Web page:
You possibly are or aren’t more productive when you have time off

There’s a snippy article in the Harvard Business Review that begins:

We were recently working with a company in Amsterdam, and having difficulty getting a summer meeting scheduled because of the number of executives who were on vacation. Experiencing some frustration, we began to wonder how this company actually got its work done.

Ewwww, catty.

But their VP of HR assured us, “I am confident that because of the rest and break from work that our European executives get more accomplished in their working days than those in the U.S. who burn themselves out.”

Harvard Business Review then says “this seemed worthy of some research” but you have to read it as Challenge Accepted.

After that, it gets a bit muddy. Are you more productive if you have time off? The best way to summarise the findings is in that wonderful Simpsons quote: “Short answer yes with an if; long answer no with a but”.

Read the full piece by Jack Zenger and Joseph Folkman (HBR 17 June 2015) to see them throw statistics in your face and then try to play it both ways.

Take a year off every seven years

So there’s this fella named Stefan Sagmeister, right, and every seven years he closes his design business for the next 12 months. The obvious first thought is that this is nice for him, a second obvious thought is that you hope it’s nice for his staff if he has any – he’s not all that clear on this point – and maybe a third obvious thought is that this idea is bloody expensive.

I suspect that last, least, most unlikely obvious thought is that you’ll do this too or that you could do it too. Still, he’s very convincing about the benefits and actually rather convincing about the necessity too. Enough so that it’s making me wonder whether I’d benefit from closing my business for a minute.

How many hours a day are you actually productive?

It’s about 22:30 as I write this and I’ve worked with a few interruptions since 06:30. But you have to wonder how many minutes of actual useful work I got done.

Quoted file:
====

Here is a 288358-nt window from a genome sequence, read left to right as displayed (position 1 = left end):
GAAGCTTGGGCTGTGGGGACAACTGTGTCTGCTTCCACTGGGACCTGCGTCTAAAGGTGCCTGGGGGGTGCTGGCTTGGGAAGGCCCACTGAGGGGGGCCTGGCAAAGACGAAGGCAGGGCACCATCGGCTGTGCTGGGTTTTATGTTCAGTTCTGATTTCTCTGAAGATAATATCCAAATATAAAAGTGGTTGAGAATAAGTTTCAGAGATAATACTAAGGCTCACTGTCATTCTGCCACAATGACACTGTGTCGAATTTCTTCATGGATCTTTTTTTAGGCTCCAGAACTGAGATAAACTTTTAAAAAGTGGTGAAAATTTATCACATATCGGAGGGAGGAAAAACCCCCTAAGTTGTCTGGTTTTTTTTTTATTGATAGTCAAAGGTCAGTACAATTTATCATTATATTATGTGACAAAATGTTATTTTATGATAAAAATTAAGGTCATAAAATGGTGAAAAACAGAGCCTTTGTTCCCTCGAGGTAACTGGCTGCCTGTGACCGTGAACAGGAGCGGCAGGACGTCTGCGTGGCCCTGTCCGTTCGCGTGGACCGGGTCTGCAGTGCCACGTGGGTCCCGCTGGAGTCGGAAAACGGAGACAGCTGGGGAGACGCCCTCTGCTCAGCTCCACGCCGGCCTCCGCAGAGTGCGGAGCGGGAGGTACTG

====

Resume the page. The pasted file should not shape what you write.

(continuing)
There is a currently very brief discussion about this issue on Reddit. Part of the reason I want to tell you about this is to also point out that Reddit has useful productivity chatter. But here’s the start of this one in particular:

Taking away your bathroom breaks, lunches, Internet breaks, and staring into space, how many hours are you actually productive? This question is directed to office workers, primarily.

For me, it’s about three, MAYBE four hours. I feel like I get the same amount of work done if I come into the office for 3 or 4 hours (vs. 8 hours) because I stay focused for those 3 or 4 hours because I know I only HAVE those 3 or 4 hours…whereas during a normal 8 hour day, I’ll work for 30 minutes, get distracted for another 30, etc.

Do I just get mentally fatigued easily, or is this normal?

Reddit Productivity (24 July 2014)

Go add your tuppence, would you? But have a break first, obviously.

Take a day off

I’ve been trying to do this all week and especially after Tuesday night. I went to a book event by Pigeon Park Press and had a good time, enjoyed them, bought a book, met friends, it was great. Until I saw a photo of the event posted on Facebook and I looked like a ghost. I am secretly certain I fell asleep on the shoulder of the woman next to me.

So I took Wednesday off.


Only worked from 6:30am to 4pm, off to a thing, then back working at about 7pm.

Today I am taking today off. It is Thursday. I am on holiday.

I know this is nice for me and if you’re reading this in your one break during a ferociously busy day, I’m no longer your friend.

But that’s the thing with all this productivity: sometimes you have no choice but to keep going, as when you’re in that ferocious day. Other times you feel you have to keep going because you need the money: a freelance life has its benefits and I’m having the creative time of my life but financially stable, it ain’t. Then – this may be just me, I realise that – you feel you have to keep going because you write books about productivity and you run workshops and you talk about it all the time.

Look at that photograph. I’m the guy with his hand on his face. I swear to god I was probably holding my head up vertical. Which, if nothing else, is extraordinarily rude to the Pigeon Park people.

pigeonI can see now that the woman to my left (your right in the photo) is author Katharine D’Souza. If you see her, please apologise for me.

I’m off for a day out and I hope that you’ll be able to join me some day soon in spirit if not right now today in actuality.